In 2006 SNC was bailed out by the Canadian aid agency after it didn’t follow proper procedure for a contract to renovate and modernize the Pallivasal, Sengulam and Panniyar hydroelectric projects in the southern Indian state of Kerala. A new state government demanded a hospital in compensation for the irregularities and SNC got CIDA to put up $1.8 million for the project. (SNC-Lavalin initially said they would put $20 million into the hospital, but they only invested between $2 and $4.4 million.)

Company officials have been fairly explicit about the role Canadian diplomacy plays in their business. Long-time president Jacques Lamarre described how “the official support of our governments, whether through commercial missions or more private conversations, has a beneficial and convincing impact on our international clients.”

Even SNC’s use of bribery has a made-in-Ottawa tint. For years Canada lagged behind the rest of the G7 countries in criminalizing foreign bribery. For example, into the early 1990s, Canadian companies were at liberty to deduct bribes paid to foreign officials from their taxes, affording them an “advantage over the Americans”, according to Bernard Lamarre former head of Lavalin (now SNC Lavalin). In 1991, Bernard, the older brother to SNC Lavalin’s subsequent head Jacques Lamarre, told Maclean’s that he always demanded a receipt when paying international bribes. “I make sure we get a signed invoice,” he said. “And payment is always in the form of a cheque, not cash, so we can claim it on our income tax!”

In 1977, the US Foreign Corrupt Practices Act outlawed bribes to foreign officials. Ottawa failed to follow suit until the Organisation of Economic Co-operation and Development (OECD) launched its anti-bribery convention in 1997. The OECD convention obliged signatories to pass laws against bribing public officials abroad and two years later Canada complied, passing the Corruption of Foreign Public Officials Act (CFPOA). Still, for the next decade Canadian officials did little to enforce the law. The RCMP waited until 2008 to create an International Anti-Corruption Unit and didn’t secure a significant conviction under the CFPOA until 2011.

As the recent scandal demonstrates — and the Financial Post noted years ago — SNC has “considerable lobbying power in Ottawa.” Placing its CEO among the 50 “Top People Influencing Canadian Foreign Policy”,  Embassy magazine described SNC as “one of the country’s most active companies internationally”, which “works closely with the government.” The now-defunct weekly concluded, “whoever is heading it is a major player” in shaping Canadian foreign policy.

And, as it turns out, in shaping the way things are now done at home in Ottawa.

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Canadian military in Haiti. Why?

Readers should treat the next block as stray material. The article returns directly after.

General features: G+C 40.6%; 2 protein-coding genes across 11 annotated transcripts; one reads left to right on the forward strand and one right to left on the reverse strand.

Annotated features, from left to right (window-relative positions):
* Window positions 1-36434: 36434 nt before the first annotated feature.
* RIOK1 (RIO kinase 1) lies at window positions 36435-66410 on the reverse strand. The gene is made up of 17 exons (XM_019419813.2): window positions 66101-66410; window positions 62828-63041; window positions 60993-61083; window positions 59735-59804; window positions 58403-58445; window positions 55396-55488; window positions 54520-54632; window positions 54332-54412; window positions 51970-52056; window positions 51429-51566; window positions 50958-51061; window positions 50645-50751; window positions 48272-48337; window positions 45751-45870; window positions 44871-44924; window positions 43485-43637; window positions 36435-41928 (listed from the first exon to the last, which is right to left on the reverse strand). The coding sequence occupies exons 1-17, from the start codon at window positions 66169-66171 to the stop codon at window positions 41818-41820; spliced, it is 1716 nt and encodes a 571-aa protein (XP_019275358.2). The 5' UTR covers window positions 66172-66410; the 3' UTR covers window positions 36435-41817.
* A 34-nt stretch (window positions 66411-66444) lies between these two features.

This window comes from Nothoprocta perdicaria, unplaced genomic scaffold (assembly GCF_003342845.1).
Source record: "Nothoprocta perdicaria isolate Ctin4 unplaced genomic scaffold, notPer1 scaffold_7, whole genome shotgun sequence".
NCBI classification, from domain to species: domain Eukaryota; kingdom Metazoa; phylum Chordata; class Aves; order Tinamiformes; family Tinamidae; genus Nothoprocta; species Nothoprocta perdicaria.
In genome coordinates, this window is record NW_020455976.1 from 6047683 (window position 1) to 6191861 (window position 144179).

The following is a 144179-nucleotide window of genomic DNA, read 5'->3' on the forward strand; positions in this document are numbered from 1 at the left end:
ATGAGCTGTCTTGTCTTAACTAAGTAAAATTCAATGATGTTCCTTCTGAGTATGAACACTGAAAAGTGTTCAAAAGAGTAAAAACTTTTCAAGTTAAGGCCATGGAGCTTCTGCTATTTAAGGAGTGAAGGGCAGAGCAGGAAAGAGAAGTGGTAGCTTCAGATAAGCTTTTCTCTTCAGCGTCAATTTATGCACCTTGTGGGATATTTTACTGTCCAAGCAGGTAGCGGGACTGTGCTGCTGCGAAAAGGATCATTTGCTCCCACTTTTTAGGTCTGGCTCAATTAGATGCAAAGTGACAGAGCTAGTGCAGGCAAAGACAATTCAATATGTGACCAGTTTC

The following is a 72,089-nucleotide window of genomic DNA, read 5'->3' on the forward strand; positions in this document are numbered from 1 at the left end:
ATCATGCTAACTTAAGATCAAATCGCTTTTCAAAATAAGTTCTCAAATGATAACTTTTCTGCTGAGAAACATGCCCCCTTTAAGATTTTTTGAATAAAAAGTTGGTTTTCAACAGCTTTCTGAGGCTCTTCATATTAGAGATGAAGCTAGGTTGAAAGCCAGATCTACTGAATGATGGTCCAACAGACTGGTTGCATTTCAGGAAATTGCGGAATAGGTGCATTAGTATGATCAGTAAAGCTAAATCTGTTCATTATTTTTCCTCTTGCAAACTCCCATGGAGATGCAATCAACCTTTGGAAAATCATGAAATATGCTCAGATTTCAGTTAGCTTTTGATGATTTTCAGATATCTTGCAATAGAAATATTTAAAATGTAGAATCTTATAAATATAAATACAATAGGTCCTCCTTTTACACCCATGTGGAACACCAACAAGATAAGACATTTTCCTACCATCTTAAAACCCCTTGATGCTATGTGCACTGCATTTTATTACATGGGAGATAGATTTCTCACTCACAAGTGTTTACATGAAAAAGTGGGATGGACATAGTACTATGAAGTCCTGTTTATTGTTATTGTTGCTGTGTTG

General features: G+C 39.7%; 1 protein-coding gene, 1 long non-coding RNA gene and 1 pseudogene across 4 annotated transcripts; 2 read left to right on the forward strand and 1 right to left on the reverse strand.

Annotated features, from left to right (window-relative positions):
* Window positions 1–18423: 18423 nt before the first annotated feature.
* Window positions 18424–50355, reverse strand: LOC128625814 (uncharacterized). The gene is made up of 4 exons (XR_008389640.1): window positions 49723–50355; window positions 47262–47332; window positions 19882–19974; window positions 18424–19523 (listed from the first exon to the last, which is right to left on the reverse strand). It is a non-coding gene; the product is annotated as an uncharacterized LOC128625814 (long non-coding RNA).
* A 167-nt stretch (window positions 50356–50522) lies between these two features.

Why are Canadian soldiers in Haiti?
HIP Photo

Canadian troops may have recently been deployed to Haiti, even though the government has not asked Parliament or consulted the public for approval to send soldiers to that country.

Last week the Haiti Information Project photographed heavily-armed Canadian troops patrolling the Port-au-Prince airport. According to a knowledgeable source I emailed the photos to, they were probably special forces. The individual in “uniform is (most likely) a member of the Canadian Special Operations Regiment (CSOR) from Petawawa”, wrote the person who asked not to be named. “The plainclothes individuals are most likely members of JTF2. The uniformed individual could also be JTF2 but at times both JTF2 and CSOR work together.” (CSOR is a sort of farm team for the ultra-elite Joint Task Force 2.)

What was the purpose of their mission? The Haiti Information Project reported that they may have helped family members of President Jovenel Moïse’s unpopular government flee the country. HIP tweeted, “troops & plainclothes from Canada providing security at Toussaint Louverture airport in Port-au-Prince today as cars from Haiti’s National Palace also drop off PHTK govt official’s family to leave the country today.”

Many Haitians would no doubt want to be informed if their government authorized this breach of sovereignty. And Canadians should be interested to know if Ottawa deployed the troops without parliamentary or official Haitian government okay. As well any form of Canadian military support for a highly unpopular foreign government should be controversial.

Two days after Canadian troops were spotted at the airport five heavily armed former US soldiers were arrested. The next day the five Americans and two Serbian colleagues flew to the US  where they will not face charges. One of them, former Navy SEAL Chris Osman, posted on Instagram that he provided security “for people who are directly connected to the current President” of Haiti. Presumably, the mercenaries were hired to squelch the protests that have paralyzed urban life in the country. Dozens of antigovernment protesters and individuals living in neighborhoods viewed as hostile to the government have been killed as calls for the president to step down have grown in recent months.

Was the Canadians deployment in any way connected to the US mercenaries? While it may seem far-fetched, it’s not impossible considering the politically charged nature of recent deployments to Haiti.

After a deadly earthquake rocked Haiti in 2010 two thousand Canadian troops were deployed while several Heavy Urban Search Rescue Teams were readied but never sent. According to an internal file uncovered through an access to information request, Canadian officials worried that “political fragility has increased the risks of a popular uprising, and has fed the rumour that ex-president Jean-Bertrand Aristide, currently in exile in South Africa, wants to organize a return to power.” The government documents also explain the importance of strengthening the Haitian authorities’ ability “to contain the risks of a popular uprising.”